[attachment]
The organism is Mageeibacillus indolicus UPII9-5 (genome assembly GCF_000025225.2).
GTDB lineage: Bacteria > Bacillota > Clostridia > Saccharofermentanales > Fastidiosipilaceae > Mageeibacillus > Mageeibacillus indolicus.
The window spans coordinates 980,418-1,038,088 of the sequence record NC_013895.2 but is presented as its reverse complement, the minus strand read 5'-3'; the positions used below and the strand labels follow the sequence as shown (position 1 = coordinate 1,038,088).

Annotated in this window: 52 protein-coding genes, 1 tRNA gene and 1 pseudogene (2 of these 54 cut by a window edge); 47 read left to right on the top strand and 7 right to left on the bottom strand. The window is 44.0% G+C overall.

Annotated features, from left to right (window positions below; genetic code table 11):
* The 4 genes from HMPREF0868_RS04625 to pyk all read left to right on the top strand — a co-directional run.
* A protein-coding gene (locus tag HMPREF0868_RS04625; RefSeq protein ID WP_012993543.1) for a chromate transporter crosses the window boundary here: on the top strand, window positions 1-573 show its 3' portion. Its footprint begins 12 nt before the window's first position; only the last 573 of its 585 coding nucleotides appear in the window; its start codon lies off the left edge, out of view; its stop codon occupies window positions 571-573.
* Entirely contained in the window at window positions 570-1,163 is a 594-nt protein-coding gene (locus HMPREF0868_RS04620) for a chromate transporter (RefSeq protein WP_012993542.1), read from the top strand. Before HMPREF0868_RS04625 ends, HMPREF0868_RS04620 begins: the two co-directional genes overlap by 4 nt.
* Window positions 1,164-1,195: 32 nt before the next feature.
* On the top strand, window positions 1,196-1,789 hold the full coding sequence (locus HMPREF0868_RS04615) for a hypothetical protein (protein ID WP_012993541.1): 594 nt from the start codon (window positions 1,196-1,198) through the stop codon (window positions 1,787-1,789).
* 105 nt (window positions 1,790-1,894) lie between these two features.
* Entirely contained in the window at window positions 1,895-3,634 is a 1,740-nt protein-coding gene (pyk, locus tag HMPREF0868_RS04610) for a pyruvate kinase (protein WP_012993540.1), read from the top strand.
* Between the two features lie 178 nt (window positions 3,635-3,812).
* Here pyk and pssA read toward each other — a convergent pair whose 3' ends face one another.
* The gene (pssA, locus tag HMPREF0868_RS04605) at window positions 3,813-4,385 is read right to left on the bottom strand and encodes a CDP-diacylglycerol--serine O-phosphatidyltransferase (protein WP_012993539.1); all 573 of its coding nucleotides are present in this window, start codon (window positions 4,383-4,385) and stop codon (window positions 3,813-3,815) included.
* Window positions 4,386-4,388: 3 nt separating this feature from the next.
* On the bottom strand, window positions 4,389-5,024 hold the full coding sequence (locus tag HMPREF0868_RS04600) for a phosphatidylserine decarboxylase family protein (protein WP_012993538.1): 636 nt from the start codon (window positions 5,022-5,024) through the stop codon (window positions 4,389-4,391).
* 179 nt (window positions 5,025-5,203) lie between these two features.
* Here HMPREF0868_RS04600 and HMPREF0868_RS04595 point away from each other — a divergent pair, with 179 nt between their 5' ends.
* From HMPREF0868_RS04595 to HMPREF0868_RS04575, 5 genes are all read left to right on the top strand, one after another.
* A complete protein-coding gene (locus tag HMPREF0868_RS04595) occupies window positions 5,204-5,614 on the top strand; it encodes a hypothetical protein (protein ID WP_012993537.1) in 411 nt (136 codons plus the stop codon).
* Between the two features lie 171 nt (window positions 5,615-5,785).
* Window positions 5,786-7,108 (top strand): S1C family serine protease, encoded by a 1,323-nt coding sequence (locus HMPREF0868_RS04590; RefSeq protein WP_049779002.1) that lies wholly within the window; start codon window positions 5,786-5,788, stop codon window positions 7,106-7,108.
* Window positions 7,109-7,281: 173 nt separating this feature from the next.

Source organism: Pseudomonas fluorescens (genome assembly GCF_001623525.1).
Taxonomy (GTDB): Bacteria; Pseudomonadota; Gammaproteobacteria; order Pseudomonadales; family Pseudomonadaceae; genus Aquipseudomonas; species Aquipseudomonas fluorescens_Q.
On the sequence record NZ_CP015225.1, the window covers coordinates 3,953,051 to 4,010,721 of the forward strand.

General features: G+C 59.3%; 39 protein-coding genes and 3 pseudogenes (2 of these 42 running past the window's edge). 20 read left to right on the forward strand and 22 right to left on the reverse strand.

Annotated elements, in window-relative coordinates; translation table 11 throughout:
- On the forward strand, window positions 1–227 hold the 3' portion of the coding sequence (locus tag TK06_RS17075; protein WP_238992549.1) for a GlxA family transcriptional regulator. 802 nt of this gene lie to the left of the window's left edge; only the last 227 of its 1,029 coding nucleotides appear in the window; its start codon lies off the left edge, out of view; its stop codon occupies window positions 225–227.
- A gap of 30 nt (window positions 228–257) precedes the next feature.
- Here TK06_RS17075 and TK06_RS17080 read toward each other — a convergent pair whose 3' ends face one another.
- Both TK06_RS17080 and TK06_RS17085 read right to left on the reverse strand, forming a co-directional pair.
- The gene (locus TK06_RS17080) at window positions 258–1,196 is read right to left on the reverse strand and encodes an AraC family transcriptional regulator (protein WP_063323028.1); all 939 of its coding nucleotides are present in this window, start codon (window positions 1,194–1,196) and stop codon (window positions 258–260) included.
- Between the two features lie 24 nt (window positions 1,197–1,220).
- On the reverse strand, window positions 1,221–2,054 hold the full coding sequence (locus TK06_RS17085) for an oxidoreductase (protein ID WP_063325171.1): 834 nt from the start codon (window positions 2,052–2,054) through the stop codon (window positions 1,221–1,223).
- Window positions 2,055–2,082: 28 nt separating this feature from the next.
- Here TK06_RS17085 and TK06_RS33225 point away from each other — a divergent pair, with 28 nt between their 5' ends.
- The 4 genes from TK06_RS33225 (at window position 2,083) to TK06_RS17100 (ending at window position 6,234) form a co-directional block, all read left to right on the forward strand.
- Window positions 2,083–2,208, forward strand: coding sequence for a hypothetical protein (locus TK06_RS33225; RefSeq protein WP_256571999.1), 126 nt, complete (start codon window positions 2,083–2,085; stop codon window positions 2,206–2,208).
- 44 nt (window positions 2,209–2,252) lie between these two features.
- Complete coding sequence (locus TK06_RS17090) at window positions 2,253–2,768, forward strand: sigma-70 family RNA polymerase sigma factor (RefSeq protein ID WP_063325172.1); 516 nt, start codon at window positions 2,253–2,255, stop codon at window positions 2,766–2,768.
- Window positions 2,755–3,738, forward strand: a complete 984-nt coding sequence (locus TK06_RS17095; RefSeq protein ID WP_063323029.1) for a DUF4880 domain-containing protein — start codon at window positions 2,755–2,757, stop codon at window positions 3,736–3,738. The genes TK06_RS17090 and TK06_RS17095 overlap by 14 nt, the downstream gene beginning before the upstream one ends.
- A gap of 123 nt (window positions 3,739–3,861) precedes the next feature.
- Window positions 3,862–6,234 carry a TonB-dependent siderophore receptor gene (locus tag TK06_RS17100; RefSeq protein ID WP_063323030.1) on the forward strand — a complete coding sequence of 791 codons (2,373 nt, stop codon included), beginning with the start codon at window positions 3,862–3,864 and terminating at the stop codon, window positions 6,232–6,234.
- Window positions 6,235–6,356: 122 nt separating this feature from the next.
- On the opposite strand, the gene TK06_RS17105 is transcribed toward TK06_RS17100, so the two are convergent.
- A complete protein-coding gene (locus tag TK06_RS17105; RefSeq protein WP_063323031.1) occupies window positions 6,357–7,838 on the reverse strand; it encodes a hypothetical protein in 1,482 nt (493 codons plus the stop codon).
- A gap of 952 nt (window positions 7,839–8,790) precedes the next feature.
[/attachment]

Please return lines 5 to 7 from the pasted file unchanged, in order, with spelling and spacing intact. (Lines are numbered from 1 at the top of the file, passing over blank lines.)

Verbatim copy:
Annotated features, from left to right (window positions below; genetic code table 11):
* The 4 genes from HMPREF0868_RS04625 to pyk all read left to right on the top strand — a co-directional run.
* A protein-coding gene (locus tag HMPREF0868_RS04625; RefSeq protein ID WP_012993543.1) for a chromate transporter crosses the window boundary here: on the top strand, window positions 1-573 show its 3' portion. Its footprint begins 12 nt before the window's first position; only the last 573 of its 585 coding nucleotides appear in the window; its start codon lies off the left edge, out of view; its stop codon occupies window positions 571-573.